From the desk of: Sam C. Chan

Teddy Bear Hoax

May 13, 2002

To: Mike J

This is a general advisory from your beloved IT director.

The warning you received regarding the supposed "teddy bear" virus "incurable" by Norton and McAfee is simply a garden variety hoax. That email was well-intended from your friend, but ill-intended from its originator. It's utterly false and harmful in any case. It instructs you to delete a legitimate program Jdbgmgr.exe, the Microsoft Debugger Registrar for Java (IE). This results in lost of certain functionalities in Java.

As I mentioned on phone, there are numerous similar hoaxes. SULFNBK.EXE is another well-known one. Obviously, the original authors of such bogus warnings intent to frighten and mislead the naive users.

For years, my standing recommendation and policy has been: Mere mortals (end-users) should refrain from being self-appointed security look-outs, or worseremedy advisors. Leave that duty to the IT gods like me. The reasons: The average person simply does not fully comprehend the nature of technical matters. The fact that most of the media reports are inaccurate and missing the main points doesn't help matters either.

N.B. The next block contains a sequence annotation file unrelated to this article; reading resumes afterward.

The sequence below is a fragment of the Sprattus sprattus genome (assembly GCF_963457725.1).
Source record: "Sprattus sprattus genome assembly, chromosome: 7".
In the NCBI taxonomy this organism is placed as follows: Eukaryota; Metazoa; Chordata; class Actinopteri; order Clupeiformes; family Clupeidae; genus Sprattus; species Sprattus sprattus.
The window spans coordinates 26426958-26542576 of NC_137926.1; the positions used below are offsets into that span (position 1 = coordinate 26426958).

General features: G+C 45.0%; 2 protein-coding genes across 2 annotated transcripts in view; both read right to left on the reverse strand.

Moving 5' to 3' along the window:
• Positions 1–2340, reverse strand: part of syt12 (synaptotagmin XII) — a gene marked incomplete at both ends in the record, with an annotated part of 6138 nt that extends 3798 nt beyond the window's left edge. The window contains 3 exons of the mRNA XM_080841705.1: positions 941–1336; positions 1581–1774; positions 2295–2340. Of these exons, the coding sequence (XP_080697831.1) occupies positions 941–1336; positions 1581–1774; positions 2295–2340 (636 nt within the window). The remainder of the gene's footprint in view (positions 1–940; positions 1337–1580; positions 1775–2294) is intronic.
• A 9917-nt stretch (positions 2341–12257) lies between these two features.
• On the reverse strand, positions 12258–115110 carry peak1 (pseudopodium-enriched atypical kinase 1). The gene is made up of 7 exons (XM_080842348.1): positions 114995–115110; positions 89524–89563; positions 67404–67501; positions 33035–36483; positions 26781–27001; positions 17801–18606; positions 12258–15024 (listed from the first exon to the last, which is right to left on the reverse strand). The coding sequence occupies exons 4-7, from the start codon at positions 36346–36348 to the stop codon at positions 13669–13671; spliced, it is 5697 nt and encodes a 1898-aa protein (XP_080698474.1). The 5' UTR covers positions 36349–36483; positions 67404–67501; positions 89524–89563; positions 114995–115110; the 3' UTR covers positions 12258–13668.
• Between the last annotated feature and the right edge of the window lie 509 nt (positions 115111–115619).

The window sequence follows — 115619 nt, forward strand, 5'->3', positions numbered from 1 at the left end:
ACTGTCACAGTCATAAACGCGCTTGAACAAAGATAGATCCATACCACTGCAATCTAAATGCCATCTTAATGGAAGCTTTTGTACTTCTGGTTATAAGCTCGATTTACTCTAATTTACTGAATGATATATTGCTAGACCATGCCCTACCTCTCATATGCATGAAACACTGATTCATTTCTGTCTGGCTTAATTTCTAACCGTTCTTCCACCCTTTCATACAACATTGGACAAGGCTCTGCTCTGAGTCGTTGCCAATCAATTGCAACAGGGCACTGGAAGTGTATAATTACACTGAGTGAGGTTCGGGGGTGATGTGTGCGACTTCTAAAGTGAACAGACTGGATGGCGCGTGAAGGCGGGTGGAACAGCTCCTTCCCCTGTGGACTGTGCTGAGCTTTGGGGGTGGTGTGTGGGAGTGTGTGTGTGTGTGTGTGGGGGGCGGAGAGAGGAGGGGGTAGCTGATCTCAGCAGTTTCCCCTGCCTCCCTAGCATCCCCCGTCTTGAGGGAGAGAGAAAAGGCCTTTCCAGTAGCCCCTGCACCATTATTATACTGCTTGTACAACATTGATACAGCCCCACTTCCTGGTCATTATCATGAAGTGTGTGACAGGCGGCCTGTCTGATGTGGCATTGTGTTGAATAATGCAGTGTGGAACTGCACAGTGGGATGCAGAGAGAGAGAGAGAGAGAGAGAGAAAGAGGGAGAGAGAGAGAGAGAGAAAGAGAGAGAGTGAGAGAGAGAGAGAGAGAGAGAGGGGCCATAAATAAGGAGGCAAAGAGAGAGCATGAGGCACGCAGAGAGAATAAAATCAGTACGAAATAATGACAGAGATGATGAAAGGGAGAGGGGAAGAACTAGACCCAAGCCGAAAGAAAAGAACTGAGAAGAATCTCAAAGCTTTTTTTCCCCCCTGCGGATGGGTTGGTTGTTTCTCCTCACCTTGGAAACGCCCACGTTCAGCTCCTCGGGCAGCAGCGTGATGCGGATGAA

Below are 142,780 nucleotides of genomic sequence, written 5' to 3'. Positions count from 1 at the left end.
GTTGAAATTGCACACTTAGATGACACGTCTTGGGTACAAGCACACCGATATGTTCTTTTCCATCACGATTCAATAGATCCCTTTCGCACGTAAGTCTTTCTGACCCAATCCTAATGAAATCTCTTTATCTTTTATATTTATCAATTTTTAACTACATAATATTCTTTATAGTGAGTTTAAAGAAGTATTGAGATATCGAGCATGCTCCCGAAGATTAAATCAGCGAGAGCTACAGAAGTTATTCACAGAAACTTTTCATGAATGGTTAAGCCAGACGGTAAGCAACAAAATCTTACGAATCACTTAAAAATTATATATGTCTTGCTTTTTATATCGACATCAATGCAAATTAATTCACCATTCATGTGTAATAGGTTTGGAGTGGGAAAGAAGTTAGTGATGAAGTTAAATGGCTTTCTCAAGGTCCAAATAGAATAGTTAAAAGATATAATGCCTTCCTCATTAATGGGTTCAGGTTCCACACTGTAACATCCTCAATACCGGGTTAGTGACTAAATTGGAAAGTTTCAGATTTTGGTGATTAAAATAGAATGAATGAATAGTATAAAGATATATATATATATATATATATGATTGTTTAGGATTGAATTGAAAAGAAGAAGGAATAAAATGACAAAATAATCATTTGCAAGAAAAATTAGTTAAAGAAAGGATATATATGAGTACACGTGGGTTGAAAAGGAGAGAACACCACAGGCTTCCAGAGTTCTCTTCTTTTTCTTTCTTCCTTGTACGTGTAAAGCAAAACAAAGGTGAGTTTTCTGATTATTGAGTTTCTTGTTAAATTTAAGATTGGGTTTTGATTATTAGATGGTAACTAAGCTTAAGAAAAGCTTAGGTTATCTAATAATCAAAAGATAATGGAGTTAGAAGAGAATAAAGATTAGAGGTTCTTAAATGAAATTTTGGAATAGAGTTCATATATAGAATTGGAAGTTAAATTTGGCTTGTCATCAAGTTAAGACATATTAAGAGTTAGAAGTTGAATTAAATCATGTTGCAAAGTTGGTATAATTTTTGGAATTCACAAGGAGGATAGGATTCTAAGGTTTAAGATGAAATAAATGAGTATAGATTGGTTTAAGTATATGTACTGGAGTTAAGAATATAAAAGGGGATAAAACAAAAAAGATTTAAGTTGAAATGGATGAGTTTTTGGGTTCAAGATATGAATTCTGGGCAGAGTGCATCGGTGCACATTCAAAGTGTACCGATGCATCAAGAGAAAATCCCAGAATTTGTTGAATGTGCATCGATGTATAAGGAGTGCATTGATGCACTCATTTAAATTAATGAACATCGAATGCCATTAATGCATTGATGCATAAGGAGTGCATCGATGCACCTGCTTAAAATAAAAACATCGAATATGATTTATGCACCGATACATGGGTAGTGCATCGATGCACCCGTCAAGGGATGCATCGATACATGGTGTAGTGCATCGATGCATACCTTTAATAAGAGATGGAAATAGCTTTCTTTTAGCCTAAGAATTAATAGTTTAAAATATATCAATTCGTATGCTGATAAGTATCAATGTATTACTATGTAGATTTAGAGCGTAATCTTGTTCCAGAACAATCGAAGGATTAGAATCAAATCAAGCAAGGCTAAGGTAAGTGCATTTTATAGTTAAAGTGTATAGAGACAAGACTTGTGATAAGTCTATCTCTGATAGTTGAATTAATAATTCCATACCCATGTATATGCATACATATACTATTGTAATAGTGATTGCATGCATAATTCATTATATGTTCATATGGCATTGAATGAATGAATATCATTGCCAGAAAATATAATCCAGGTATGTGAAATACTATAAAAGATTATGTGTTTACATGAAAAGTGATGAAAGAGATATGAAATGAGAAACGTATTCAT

Nobody had ever benefited (and never will) from a friendly tip/warning from a friend regarding SPECIFIC threats. Majority of them are false and harmful. What's needed is education for general vigilance against the threats collectively.

The nature of email forward is such that it's infinitely self-perpetuating. As such, the information is by definition out-dated and inaccurate. There's no central authority or coordination.

Email sources are unknown. The "from" address is likely spoofed and actually sent by mass-mailing worms. Even if it's actually sent by a friend/coworker complete w/ personalized comments, the original source of the forward is untraceable.

-Pass on LINKS (not copies) to articles from trusted and respected sources. Let the recipient read it first hand and use their own judgment regarding that particular source.
-Warn about dangers in general and educate on safe practices.

-Warn about specific threats.
-Urge them to "forward to everyone in your address book."
-Send "fix" programs via attachment, or... <Gasp>... accept them.

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